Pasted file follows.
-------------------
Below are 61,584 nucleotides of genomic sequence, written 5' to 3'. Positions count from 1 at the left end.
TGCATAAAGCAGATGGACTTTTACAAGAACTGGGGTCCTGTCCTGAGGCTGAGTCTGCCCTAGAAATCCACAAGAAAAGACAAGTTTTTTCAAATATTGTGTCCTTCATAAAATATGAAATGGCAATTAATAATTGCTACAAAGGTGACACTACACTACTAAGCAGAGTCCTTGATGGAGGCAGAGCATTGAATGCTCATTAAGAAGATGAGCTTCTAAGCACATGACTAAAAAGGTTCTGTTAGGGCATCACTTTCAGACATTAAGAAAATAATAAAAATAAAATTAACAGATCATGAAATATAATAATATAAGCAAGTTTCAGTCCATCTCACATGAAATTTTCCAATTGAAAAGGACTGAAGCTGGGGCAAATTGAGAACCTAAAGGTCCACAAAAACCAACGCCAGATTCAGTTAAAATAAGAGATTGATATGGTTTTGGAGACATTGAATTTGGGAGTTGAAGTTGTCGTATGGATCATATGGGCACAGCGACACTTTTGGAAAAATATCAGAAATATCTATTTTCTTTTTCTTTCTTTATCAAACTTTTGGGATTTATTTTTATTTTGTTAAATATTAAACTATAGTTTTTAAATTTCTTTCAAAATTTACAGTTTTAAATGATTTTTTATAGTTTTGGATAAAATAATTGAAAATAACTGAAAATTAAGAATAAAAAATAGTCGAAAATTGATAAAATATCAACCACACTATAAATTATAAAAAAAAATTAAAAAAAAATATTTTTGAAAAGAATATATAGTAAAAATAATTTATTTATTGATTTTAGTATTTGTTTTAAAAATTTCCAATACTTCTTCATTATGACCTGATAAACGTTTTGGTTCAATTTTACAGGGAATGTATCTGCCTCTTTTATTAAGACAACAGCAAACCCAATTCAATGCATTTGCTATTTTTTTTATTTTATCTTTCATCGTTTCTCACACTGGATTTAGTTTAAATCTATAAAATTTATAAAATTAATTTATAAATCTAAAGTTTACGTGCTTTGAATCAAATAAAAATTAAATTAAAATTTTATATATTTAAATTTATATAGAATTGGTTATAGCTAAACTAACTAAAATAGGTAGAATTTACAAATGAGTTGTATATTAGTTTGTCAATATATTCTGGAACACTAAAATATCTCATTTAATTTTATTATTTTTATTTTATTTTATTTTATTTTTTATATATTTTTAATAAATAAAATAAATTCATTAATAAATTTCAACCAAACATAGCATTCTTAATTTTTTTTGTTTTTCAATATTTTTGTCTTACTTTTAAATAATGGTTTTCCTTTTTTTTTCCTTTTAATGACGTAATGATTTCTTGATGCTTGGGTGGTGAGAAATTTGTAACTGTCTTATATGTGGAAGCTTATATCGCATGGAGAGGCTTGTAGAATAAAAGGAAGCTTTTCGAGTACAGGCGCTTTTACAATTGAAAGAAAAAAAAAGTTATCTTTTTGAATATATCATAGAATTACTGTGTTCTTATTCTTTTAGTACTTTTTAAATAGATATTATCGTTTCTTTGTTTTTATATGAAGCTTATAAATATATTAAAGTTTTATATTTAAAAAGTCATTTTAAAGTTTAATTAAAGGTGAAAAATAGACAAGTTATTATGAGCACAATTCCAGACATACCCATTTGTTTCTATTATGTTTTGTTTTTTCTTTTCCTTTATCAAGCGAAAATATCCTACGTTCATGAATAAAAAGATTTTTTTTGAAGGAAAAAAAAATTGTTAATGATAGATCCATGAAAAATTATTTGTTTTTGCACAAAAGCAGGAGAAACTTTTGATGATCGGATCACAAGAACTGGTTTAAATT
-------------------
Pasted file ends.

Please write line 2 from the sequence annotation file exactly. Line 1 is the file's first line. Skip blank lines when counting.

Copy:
TGCATAAAGCAGATGGACTTTTACAAGAACTGGGGTCCTGTCCTGAGGCTGAGTCTGCCCTAGAAATCCACAAGAAAAGACAAGTTTTTTCAAATATTGTGTCCTTCATAAAATATGAAATGGCAATTAATAATTGCTACAAAGGTGACACTACACTACTAAGCAGAGTCCTTGATGGAGGCAGAGCATTGAATGCTCATTAAGAAGATGAGCTTCTAAGCACATGACTAAAAAGGTTCTGTTAGGGCATCACTTTCAGACATTAAGAAAATAATAAAAATAAAATTAACAGATCATGAAATATAATAATATAAGCAAGTTTCAGTCCATCTCACATGAAATTTTCCAATTGAAAAGGACTGAAGCTGGGGCAAATTGAGAACCTAAAGGTCCACAAAAACCAACGCCAGATTCAGTTAAAATAAGAGATTGATATGGTTTTGGAGACATTGAATTTGGGAGTTGAAGTTGTCGTATGGATCATATGGGCACAGCGACACTTTTGGAAAAATATCAGAAATATCTATTTTCTTTTTCTTTCTTTATCAAACTTTTGGGATTTATTTTTATTTTGTTAAATATTAAACTATAGTTTTTAAATTTCTTTCAAAATTTACAGTTTTAAATGATTTTTTATAGTTTTGGATAAAATAATTGAAAATAACTGAAAATTAAGAATAAAAAATAGTCGAAAATTGATAAAATATCAACCACACTATAAATTATAAAAAAAAATTAAAAAAAAATATTTTTGAAAAGAATATATAGTAAAAATAATTTATTTATTGATTTTAGTATTTGTTTTAAAAATTTCCAATACTTCTTCATTATGACCTGATAAACGTTTTGGTTCAATTTTACAGGGAATGTATCTGCCTCTTTTATTAAGACAACAGCAAACCCAATTCAATGCATTTGCTATTTTTTTTATTTTATCTTTCATCGTTTCTCACACTGGATTTAGTTTAAATCTATAAAATTTATAAAATTAATTTATAAATCTAAAGTTTACGTGCTTTGAATCAAATAAAAATTAAATTAAAATTTTATATATTTAAATTTATATAGAATTGGTTATAGCTAAACTAACTAAAATAGGTAGAATTTACAAATGAGTTGTATATTAGTTTGTCAATATATTCTGGAACACTAAAATATCTCATTTAATTTTATTATTTTTATTTTATTTTATTTTATTTTTTATATATTTTTAATAAATAAAATAAATTCATTAATAAATTTCAACCAAACATAGCATTCTTAATTTTTTTTGTTTTTCAATATTTTTGTCTTACTTTTAAATAATGGTTTTCCTTTTTTTTTCCTTTTAATGACGTAATGATTTCTTGATGCTTGGGTGGTGAGAAATTTGTAACTGTCTTATATGTGGAAGCTTATATCGCATGGAGAGGCTTGTAGAATAAAAGGAAGCTTTTCGAGTACAGGCGCTTTTACAATTGAAAGAAAAAAAAAGTTATCTTTTTGAATATATCATAGAATTACTGTGTTCTTATTCTTTTAGTACTTTTTAAATAGATATTATCGTTTCTTTGTTTTTATATGAAGCTTATAAATATATTAAAGTTTTATATTTAAAAAGTCATTTTAAAGTTTAATTAAAGGTGAAAAATAGACAAGTTATTATGAGCACAATTCCAGACATACCCATTTGTTTCTATTATGTTTTGTTTTTTCTTTTCCTTTATCAAGCGAAAATATCCTACGTTCATGAATAAAAAGATTTTTTTTGAAGGAAAAAAAAATTGTTAATGATAGATCCATGAAAAATTATTTGTTTTTGCACAAAAGCAGGAGAAACTTTTGATGATCGGATCACAAGAACTGGTTTAAATT